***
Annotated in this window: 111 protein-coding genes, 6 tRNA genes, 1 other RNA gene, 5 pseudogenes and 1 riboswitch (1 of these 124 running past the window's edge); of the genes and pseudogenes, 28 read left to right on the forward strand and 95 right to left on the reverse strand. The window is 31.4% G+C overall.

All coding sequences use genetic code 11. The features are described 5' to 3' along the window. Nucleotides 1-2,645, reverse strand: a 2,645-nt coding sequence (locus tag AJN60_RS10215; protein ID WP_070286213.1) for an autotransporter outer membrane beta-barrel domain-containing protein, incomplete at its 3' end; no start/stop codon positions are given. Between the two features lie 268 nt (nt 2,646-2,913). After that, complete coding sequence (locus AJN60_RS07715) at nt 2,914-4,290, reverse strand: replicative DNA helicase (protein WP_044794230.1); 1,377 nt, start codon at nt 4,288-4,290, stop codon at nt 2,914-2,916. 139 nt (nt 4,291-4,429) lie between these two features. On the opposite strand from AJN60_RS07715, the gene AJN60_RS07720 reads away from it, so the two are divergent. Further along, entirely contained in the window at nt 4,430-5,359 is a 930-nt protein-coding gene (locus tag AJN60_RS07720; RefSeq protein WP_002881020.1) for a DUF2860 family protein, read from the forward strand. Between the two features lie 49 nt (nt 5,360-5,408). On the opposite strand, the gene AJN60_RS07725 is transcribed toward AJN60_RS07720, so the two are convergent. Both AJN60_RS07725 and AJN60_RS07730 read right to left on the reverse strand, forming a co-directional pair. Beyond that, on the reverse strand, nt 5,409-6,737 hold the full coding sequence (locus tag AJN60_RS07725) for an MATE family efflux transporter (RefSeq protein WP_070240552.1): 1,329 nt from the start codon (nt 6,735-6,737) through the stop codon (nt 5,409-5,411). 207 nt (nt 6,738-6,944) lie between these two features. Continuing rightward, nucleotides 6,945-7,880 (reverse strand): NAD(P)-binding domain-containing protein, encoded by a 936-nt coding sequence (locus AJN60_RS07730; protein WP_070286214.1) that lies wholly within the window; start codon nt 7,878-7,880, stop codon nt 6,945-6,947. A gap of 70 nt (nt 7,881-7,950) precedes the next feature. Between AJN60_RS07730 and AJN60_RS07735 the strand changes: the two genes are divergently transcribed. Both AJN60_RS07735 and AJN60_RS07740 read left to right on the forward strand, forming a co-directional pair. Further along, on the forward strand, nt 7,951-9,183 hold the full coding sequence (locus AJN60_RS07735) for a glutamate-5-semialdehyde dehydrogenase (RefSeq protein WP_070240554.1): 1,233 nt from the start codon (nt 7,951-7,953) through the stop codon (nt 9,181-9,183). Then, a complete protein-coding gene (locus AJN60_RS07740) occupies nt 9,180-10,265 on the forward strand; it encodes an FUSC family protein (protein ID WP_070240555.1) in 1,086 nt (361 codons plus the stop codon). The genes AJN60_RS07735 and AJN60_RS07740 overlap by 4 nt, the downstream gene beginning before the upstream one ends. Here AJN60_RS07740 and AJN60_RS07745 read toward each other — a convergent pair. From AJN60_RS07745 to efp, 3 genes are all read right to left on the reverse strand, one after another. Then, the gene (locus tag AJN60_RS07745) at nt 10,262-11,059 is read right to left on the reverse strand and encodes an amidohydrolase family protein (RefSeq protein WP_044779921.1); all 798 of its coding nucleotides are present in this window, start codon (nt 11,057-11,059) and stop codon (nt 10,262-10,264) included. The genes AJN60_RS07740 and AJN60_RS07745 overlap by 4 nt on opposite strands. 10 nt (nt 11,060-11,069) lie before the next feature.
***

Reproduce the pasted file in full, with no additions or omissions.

Annotated in this window: 111 protein-coding genes, 6 tRNA genes, 1 other RNA gene, 5 pseudogenes and 1 riboswitch (1 of these 124 running past the window's edge); of the genes and pseudogenes, 28 read left to right on the forward strand and 95 right to left on the reverse strand. The window is 31.4% G+C overall.

All coding sequences use genetic code 11. The features are described 5' to 3' along the window. Nucleotides 1-2,645, reverse strand: a 2,645-nt coding sequence (locus tag AJN60_RS10215; protein ID WP_070286213.1) for an autotransporter outer membrane beta-barrel domain-containing protein, incomplete at its 3' end; no start/stop codon positions are given. Between the two features lie 268 nt (nt 2,646-2,913). After that, complete coding sequence (locus AJN60_RS07715) at nt 2,914-4,290, reverse strand: replicative DNA helicase (protein WP_044794230.1); 1,377 nt, start codon at nt 4,288-4,290, stop codon at nt 2,914-2,916. 139 nt (nt 4,291-4,429) lie between these two features. On the opposite strand from AJN60_RS07715, the gene AJN60_RS07720 reads away from it, so the two are divergent. Further along, entirely contained in the window at nt 4,430-5,359 is a 930-nt protein-coding gene (locus tag AJN60_RS07720; RefSeq protein WP_002881020.1) for a DUF2860 family protein, read from the forward strand. Between the two features lie 49 nt (nt 5,360-5,408). On the opposite strand, the gene AJN60_RS07725 is transcribed toward AJN60_RS07720, so the two are convergent. Both AJN60_RS07725 and AJN60_RS07730 read right to left on the reverse strand, forming a co-directional pair. Beyond that, on the reverse strand, nt 5,409-6,737 hold the full coding sequence (locus tag AJN60_RS07725) for an MATE family efflux transporter (RefSeq protein WP_070240552.1): 1,329 nt from the start codon (nt 6,735-6,737) through the stop codon (nt 5,409-5,411). 207 nt (nt 6,738-6,944) lie between these two features. Continuing rightward, nucleotides 6,945-7,880 (reverse strand): NAD(P)-binding domain-containing protein, encoded by a 936-nt coding sequence (locus AJN60_RS07730; protein WP_070286214.1) that lies wholly within the window; start codon nt 7,878-7,880, stop codon nt 6,945-6,947. A gap of 70 nt (nt 7,881-7,950) precedes the next feature. Between AJN60_RS07730 and AJN60_RS07735 the strand changes: the two genes are divergently transcribed. Both AJN60_RS07735 and AJN60_RS07740 read left to right on the forward strand, forming a co-directional pair. Further along, on the forward strand, nt 7,951-9,183 hold the full coding sequence (locus AJN60_RS07735) for a glutamate-5-semialdehyde dehydrogenase (RefSeq protein WP_070240554.1): 1,233 nt from the start codon (nt 7,951-7,953) through the stop codon (nt 9,181-9,183). Then, a complete protein-coding gene (locus AJN60_RS07740) occupies nt 9,180-10,265 on the forward strand; it encodes an FUSC family protein (protein ID WP_070240555.1) in 1,086 nt (361 codons plus the stop codon). The genes AJN60_RS07735 and AJN60_RS07740 overlap by 4 nt, the downstream gene beginning before the upstream one ends. Here AJN60_RS07740 and AJN60_RS07745 read toward each other — a convergent pair. From AJN60_RS07745 to efp, 3 genes are all read right to left on the reverse strand, one after another. Then, the gene (locus tag AJN60_RS07745) at nt 10,262-11,059 is read right to left on the reverse strand and encodes an amidohydrolase family protein (RefSeq protein WP_044779921.1); all 798 of its coding nucleotides are present in this window, start codon (nt 11,057-11,059) and stop codon (nt 10,262-10,264) included. The genes AJN60_RS07740 and AJN60_RS07745 overlap by 4 nt on opposite strands. 10 nt (nt 11,060-11,069) lie before the next feature.